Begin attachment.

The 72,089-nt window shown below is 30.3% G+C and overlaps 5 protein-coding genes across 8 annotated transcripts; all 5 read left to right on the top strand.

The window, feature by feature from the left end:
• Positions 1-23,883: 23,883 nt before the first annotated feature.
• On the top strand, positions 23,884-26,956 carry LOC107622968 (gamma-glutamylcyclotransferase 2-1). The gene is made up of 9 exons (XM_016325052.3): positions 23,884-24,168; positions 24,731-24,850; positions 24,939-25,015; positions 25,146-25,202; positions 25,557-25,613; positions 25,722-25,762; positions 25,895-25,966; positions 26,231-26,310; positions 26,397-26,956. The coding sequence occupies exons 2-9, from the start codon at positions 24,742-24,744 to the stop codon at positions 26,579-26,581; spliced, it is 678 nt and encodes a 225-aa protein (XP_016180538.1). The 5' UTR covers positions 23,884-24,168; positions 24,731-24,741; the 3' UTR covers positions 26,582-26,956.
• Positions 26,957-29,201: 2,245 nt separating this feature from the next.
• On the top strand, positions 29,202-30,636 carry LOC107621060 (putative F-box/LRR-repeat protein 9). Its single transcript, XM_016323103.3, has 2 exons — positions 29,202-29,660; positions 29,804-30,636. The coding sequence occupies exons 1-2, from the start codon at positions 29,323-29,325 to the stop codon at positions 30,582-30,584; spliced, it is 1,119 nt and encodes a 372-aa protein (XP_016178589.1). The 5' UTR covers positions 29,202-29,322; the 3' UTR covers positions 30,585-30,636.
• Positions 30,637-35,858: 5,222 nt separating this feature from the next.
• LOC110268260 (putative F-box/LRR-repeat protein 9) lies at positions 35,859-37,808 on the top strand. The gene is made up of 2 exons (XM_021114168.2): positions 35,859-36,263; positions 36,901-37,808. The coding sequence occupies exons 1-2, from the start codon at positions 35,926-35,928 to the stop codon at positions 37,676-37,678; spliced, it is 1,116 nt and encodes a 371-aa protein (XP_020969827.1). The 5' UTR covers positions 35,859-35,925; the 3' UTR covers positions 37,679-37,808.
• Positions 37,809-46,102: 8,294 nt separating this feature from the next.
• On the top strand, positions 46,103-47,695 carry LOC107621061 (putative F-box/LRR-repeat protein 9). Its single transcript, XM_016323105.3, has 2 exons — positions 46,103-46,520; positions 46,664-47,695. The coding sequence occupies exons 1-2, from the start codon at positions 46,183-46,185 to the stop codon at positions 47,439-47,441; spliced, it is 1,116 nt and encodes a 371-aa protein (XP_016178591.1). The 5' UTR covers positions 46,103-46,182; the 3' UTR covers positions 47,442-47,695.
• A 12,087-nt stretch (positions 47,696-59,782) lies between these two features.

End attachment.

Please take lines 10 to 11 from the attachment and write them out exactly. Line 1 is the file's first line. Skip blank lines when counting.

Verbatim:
• On the top strand, positions 46,103-47,695 carry LOC107621061 (putative F-box/LRR-repeat protein 9). Its single transcript, XM_016323105.3, has 2 exons — positions 46,103-46,520; positions 46,664-47,695. The coding sequence occupies exons 1-2, from the start codon at positions 46,183-46,185 to the stop codon at positions 47,439-47,441; spliced, it is 1,116 nt and encodes a 371-aa protein (XP_016178591.1). The 5' UTR covers positions 46,103-46,182; the 3' UTR covers positions 47,442-47,695.
• A 12,087-nt stretch (positions 47,696-59,782) lies between these two features.